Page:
Tuesday, 4 July 2017 | Paul Stephenson To make a straight line, a 1-dimensional shape, we translate a point, a 0-dimensional shape. To make a square, a 2-dimensional shape, we translate the straight line perpendicular to itself. To make a cube, a 3-dimensional shape, we translate the square perpendicular to itself. |
Tuesday, 4 July 2017 | Paul In order to test out some challenge activities I went to a local High School to run the first activity with a lower ability Year 8 class. |
Tuesday, 30 May 2017 | Paul Stephenson An unmarked regular tetrahedron has planes of symmetry. It does not therefore have left- and right-handed forms. (The technical word for handedness is chirality.) But here are nets for two tetrahedra in which each face has a different colour. |
1 CommentMonday, 13 March 2017 | Paul As part of the London Schools Excellence Fund, The Compton School in partnership with Finchley Catholic High School recently held two maths masterclasses for strong Year 6 mathematicians from schools in the Barnet and Haringey areas. They were ably supported by Year 8 students from the The Compton and Year 9 students from Finchley Catholic. |
Tuesday, 14 February 2017 | Paul Stephenson Having built a polyhedron from a net or illustration, students will feel pleased with what they have done. But they can now capitalise on their success by finding the properties of their shape. Most important are the planes of mirror symmetry and axes of rotation symmetry. Then there is the matter of how many faces, edges and vertices they have. It is this second question which concerns us here. |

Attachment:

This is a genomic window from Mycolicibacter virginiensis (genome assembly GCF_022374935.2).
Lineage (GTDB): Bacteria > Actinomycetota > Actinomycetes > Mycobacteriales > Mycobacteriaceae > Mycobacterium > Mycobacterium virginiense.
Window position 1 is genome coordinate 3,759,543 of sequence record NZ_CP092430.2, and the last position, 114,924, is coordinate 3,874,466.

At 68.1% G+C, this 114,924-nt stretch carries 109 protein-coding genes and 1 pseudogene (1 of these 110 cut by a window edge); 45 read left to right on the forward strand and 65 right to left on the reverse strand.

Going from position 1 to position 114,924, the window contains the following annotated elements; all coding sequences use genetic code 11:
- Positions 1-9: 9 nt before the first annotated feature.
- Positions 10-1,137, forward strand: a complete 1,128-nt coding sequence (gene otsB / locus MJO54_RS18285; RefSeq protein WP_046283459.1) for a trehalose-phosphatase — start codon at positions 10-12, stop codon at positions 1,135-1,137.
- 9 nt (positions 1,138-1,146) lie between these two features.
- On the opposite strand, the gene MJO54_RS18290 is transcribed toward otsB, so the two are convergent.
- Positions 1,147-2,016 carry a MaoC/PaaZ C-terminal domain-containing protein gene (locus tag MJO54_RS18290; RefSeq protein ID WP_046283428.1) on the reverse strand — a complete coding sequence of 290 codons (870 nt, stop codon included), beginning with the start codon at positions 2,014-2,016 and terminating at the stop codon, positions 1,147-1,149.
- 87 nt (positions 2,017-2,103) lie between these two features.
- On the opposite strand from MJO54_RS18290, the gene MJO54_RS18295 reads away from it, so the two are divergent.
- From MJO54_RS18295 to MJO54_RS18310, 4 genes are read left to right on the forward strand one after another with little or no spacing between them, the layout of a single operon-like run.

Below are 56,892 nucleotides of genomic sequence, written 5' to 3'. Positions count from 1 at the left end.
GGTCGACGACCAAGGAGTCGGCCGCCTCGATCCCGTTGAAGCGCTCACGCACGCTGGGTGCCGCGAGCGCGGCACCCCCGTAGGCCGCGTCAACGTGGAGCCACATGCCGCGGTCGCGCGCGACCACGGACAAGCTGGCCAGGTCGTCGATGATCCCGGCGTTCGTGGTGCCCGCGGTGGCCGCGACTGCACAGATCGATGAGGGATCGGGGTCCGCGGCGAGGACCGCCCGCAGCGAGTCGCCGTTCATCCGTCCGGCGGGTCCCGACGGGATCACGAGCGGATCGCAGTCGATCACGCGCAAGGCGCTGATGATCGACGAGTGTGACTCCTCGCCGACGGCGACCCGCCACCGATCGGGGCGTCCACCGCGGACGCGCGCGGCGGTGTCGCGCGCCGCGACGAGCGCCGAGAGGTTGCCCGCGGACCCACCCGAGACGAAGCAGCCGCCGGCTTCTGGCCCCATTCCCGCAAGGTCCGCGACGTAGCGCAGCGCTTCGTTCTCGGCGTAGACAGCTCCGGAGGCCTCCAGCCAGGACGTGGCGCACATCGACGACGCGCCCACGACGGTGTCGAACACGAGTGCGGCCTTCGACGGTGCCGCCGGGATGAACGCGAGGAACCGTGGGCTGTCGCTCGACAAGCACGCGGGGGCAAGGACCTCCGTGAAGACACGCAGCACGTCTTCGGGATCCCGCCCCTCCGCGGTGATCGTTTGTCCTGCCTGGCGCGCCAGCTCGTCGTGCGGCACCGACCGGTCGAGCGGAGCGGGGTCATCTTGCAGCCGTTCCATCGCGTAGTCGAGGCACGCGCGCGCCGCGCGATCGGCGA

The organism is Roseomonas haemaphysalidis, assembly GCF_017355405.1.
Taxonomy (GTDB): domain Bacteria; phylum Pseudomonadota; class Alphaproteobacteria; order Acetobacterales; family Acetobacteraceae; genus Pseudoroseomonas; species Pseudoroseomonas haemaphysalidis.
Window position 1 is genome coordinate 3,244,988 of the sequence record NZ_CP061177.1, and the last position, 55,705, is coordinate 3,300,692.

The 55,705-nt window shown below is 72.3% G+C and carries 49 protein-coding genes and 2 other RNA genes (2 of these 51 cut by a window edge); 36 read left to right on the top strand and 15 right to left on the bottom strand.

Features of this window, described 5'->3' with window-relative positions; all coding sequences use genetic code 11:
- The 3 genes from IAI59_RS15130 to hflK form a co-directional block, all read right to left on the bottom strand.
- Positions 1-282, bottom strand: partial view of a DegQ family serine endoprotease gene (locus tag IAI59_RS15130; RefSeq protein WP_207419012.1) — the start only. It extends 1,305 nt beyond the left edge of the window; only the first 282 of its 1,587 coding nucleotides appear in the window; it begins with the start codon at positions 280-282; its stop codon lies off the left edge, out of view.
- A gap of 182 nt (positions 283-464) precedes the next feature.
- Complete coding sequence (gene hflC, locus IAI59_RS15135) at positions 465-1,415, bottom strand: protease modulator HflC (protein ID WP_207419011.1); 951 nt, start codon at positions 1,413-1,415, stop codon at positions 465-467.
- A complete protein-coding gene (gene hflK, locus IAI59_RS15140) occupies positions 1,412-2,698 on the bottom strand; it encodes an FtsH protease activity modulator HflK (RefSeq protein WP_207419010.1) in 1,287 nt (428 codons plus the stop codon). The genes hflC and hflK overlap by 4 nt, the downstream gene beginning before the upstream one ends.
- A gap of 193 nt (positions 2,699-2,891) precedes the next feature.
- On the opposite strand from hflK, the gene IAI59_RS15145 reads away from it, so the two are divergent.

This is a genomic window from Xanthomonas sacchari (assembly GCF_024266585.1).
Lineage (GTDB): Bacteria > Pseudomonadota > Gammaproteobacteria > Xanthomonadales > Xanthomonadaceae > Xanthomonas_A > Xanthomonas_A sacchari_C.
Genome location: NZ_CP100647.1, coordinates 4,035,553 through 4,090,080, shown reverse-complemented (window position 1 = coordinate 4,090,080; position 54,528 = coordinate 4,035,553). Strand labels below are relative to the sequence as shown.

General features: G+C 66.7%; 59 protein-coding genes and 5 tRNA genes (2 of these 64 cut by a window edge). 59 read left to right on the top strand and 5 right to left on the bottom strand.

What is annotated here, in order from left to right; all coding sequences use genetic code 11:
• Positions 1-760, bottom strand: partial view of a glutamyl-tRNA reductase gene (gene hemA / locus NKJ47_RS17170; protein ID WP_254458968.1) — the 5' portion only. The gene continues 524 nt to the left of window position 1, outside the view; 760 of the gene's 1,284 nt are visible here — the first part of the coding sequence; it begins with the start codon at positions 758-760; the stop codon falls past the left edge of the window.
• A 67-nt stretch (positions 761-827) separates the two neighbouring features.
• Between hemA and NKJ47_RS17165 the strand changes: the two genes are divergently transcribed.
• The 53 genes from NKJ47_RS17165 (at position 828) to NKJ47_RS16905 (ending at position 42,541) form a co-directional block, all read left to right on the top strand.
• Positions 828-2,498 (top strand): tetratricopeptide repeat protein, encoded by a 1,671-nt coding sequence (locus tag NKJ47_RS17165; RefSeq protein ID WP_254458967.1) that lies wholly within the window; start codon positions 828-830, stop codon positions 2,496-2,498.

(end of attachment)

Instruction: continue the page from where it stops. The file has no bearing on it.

Tuesday, 14 February 2017 | Paul Stephenson Most Sudoku puzzles use the numbers 1 to 9, but you can use anything – letters, colours, shapes, …And you can make up puzzles with fewer items. We shall use just 4. If you think such puzzles are likely to be too simple, I warn you that we shall move from 'single' Sudoku to 'double' Sudoku and even 'triple double' Sudoku. |
Tuesday, 14 February 2017 | Paul Stephenson The 4 Colour Map Theorem says that you never need more than 4 colours to colour a map so that regions with the same colour don’t touch. You have to count the region round the edge because the theorem is really about a map drawn on a sphere. The theorem is shape-blind. It doesn’t matter what shape a region is. What matters are the regions it shares a border with. |
Friday, 10 February 2017 | Paul I am the Teaching and Learning Adviser for Maths and Numeracy for Jersey in the Channel Islands. Having purchased some Polydron for delivering some class based reasoning activities, I started to wonder about the possibility of running an interschool competition where the rounds of the competition are hands on construction activities with Polydron. |
Monday, 12 December 2016 | Paul Most children at school start learning about magnetism with the use of bar magnets, horseshoe magnets or magnetic marbles. |
Friday, 4 November 2016 | Paul Portland Public School kindergarten teacher Nicki Eybel recently sent us a great question: |